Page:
CHAMPAIGN, Ill. (AP) – The U.S. Environmental Protection Agency defended its decision to allow farmers to continue to spray a recently banned herbicide through July 31 after judges with the Ninth Circuit Court of Appeals ruled against a petition to halt all use of Engenia, FeXapan and XtendiMax dicamba herbicides.

Instead, it will allow farmers to use existing stocks of the dicamba products under specific rules of EPA’s cancellation order.

"EPA fully complied with the Court's June 3, 2020 decision vacating three pesticide registrations for dicamba-based pesticide products," the filing read. "These products remain unregistered. EPA has not taken any action to revive the registrations."

The Ninth Circuit Court of Appeals banned dicamba, a volatile weed killer that has damaged millions of acres of crops and natural areas in recent years, on June 3, ruling that the EPA did not have enough evidence to support its approval and also underestimated and ignored risks posed by the herbicide.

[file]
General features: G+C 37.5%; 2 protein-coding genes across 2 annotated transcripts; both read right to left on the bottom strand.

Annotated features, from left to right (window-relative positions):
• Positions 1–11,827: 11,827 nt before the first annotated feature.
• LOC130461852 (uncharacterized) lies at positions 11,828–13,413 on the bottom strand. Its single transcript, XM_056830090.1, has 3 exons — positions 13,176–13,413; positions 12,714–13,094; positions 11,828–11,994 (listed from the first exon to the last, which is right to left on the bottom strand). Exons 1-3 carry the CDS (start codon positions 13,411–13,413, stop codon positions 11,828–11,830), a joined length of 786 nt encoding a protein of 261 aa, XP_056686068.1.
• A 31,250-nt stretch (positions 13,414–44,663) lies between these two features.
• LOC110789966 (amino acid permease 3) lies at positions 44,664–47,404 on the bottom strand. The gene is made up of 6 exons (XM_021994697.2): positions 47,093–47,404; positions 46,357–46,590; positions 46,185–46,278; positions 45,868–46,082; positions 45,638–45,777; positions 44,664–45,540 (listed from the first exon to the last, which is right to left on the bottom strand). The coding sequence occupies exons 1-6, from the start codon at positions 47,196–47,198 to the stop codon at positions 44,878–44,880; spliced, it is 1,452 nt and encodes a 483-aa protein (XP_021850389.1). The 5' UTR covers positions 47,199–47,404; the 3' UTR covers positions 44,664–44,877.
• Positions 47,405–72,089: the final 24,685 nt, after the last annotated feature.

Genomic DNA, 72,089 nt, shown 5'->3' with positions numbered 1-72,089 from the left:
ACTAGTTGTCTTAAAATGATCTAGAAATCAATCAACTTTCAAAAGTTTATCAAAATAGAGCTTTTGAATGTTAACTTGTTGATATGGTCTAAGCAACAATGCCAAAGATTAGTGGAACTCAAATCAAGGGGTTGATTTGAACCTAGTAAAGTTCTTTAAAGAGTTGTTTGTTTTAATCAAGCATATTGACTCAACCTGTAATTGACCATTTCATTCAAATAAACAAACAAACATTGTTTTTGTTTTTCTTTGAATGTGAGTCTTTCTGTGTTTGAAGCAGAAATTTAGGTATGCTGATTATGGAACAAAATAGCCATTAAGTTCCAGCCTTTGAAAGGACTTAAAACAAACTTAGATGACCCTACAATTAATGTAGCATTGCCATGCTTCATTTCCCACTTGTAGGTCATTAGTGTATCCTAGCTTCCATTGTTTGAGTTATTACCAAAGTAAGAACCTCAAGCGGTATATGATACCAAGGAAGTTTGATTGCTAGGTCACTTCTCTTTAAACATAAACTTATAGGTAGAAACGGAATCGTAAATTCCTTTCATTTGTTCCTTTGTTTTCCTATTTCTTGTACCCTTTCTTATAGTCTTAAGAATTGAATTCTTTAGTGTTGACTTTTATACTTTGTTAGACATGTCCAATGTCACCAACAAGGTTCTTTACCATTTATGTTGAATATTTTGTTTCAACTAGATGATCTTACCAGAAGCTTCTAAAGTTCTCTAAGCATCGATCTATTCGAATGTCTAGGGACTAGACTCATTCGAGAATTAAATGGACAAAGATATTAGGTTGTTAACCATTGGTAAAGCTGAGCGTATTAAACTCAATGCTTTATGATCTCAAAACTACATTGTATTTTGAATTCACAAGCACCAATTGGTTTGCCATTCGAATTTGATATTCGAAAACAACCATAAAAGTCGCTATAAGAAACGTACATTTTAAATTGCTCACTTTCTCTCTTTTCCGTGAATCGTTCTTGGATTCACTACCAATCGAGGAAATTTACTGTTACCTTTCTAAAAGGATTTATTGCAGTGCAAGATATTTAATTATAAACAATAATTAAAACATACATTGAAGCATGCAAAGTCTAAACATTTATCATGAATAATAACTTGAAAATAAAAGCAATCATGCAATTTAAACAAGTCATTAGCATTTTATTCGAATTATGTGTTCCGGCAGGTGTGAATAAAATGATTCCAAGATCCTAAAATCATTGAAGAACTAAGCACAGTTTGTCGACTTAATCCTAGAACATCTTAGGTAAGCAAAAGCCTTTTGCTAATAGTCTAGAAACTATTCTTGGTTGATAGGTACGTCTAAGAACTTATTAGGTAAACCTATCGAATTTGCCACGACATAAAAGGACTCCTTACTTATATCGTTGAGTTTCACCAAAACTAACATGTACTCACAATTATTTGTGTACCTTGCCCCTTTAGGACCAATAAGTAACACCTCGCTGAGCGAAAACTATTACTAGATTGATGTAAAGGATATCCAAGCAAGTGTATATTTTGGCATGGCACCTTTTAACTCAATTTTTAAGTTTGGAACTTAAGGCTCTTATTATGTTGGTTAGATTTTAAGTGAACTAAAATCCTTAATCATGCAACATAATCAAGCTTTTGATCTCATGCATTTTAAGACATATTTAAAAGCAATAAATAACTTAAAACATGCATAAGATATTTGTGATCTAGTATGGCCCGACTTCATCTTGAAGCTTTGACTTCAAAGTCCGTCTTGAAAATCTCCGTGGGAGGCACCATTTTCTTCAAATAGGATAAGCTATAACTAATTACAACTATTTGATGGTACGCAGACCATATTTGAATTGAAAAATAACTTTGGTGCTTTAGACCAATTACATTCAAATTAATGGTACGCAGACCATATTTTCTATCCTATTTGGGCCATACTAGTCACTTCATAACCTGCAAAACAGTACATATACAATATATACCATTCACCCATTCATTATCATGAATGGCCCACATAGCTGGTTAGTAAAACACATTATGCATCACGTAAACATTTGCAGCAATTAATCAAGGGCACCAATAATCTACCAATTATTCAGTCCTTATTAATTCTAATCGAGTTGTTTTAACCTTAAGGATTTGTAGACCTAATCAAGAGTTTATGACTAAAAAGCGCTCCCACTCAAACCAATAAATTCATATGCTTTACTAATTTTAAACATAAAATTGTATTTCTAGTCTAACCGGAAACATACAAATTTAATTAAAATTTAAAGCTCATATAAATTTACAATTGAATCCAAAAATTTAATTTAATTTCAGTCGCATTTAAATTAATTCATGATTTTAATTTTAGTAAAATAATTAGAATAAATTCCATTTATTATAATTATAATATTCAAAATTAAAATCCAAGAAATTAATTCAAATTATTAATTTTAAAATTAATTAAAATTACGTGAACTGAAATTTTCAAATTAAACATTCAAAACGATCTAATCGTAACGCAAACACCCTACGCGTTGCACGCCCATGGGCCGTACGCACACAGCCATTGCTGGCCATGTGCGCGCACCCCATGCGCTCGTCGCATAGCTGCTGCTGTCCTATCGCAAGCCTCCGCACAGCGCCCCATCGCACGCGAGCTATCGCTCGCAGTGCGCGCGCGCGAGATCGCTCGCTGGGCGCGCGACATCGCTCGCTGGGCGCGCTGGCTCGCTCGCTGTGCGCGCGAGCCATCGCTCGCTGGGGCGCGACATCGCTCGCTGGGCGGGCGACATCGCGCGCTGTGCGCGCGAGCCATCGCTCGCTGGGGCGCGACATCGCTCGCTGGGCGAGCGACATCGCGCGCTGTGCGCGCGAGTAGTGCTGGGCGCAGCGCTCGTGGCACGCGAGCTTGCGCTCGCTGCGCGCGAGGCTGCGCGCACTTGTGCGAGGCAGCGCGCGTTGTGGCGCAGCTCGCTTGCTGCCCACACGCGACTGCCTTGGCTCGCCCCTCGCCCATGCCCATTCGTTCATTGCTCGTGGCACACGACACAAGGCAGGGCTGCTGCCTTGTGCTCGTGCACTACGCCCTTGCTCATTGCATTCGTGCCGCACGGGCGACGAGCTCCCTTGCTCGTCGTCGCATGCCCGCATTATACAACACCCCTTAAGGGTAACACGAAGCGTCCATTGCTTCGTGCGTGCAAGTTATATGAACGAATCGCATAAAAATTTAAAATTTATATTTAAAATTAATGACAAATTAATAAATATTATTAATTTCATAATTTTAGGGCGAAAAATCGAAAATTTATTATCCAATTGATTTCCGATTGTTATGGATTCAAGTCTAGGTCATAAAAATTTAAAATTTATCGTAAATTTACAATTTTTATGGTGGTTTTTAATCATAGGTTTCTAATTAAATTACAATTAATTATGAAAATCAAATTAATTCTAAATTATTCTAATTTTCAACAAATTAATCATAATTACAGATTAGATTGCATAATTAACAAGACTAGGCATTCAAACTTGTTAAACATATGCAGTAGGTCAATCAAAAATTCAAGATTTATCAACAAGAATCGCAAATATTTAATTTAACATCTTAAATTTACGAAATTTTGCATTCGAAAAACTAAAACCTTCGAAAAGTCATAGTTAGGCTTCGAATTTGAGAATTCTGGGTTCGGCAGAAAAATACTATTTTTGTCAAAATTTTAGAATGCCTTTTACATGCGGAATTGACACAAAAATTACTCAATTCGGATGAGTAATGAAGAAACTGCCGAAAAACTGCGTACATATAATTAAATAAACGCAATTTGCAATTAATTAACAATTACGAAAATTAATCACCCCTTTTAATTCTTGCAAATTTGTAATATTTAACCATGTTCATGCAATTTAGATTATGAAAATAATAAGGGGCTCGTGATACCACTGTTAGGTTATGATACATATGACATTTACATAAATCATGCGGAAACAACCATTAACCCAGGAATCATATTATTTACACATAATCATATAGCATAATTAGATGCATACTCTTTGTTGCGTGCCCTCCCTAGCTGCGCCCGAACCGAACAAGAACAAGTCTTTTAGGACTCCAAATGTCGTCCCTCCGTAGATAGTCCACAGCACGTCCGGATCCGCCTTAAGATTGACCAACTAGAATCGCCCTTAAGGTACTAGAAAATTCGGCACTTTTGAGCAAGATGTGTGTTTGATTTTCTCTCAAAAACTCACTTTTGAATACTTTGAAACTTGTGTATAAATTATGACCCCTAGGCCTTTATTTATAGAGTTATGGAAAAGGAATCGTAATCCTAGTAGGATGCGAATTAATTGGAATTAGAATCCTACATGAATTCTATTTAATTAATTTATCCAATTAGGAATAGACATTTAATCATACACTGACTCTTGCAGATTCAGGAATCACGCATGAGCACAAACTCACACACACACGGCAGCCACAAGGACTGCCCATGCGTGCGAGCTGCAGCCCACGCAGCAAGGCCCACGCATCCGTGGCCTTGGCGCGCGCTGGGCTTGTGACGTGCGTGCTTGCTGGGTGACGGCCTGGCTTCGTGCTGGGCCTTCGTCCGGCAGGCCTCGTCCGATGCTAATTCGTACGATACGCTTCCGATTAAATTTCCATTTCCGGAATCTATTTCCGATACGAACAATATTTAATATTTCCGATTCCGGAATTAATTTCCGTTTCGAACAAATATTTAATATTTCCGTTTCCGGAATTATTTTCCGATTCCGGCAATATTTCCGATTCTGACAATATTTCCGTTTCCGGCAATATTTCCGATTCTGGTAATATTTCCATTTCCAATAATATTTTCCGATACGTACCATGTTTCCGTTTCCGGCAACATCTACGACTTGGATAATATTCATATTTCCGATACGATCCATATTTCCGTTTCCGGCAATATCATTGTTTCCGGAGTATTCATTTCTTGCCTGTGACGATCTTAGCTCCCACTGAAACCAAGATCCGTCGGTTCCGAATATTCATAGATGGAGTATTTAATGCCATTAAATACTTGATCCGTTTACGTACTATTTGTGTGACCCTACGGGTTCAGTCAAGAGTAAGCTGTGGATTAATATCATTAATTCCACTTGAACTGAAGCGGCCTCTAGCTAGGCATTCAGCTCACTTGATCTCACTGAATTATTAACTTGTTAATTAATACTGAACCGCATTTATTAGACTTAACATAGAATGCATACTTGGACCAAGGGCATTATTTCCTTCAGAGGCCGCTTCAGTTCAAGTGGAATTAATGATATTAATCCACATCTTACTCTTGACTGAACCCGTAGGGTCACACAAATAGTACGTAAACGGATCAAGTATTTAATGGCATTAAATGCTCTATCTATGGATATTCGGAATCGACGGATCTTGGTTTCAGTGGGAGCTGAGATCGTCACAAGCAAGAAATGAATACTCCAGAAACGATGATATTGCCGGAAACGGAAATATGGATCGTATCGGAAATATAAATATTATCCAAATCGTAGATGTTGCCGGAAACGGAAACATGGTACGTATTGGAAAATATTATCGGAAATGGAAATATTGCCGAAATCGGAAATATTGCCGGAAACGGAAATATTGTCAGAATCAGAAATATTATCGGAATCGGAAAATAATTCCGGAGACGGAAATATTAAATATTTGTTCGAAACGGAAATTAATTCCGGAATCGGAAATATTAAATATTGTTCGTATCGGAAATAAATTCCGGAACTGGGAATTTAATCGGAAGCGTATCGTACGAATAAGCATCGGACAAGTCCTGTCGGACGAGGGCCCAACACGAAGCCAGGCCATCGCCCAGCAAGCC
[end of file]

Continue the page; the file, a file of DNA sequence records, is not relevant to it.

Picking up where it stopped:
On June 8, the EPA issued a cancellation order for the herbicide, versions of which are made by Bayer, BASF and Corteva, but allowed continued application through July 31. In the ruling on behalf of the three-judge panel, Judge William Fletcher wrote that the court's decision was difficult for farmers, who have already planted this year's crop thinking the herbicide would be available. About two-third of U.S. soybean crops and more than half of cotton crops are dicamba-tolerant.

Earlier this month, farming and conservation organizations - the National Family Farm Coalition, Center for Food Safety, Center for Biological Diversity and Pesticide Action Network - argued the ruling should have immediately banned all use of dicamba and asked the court to hold the EPA in contempt. 

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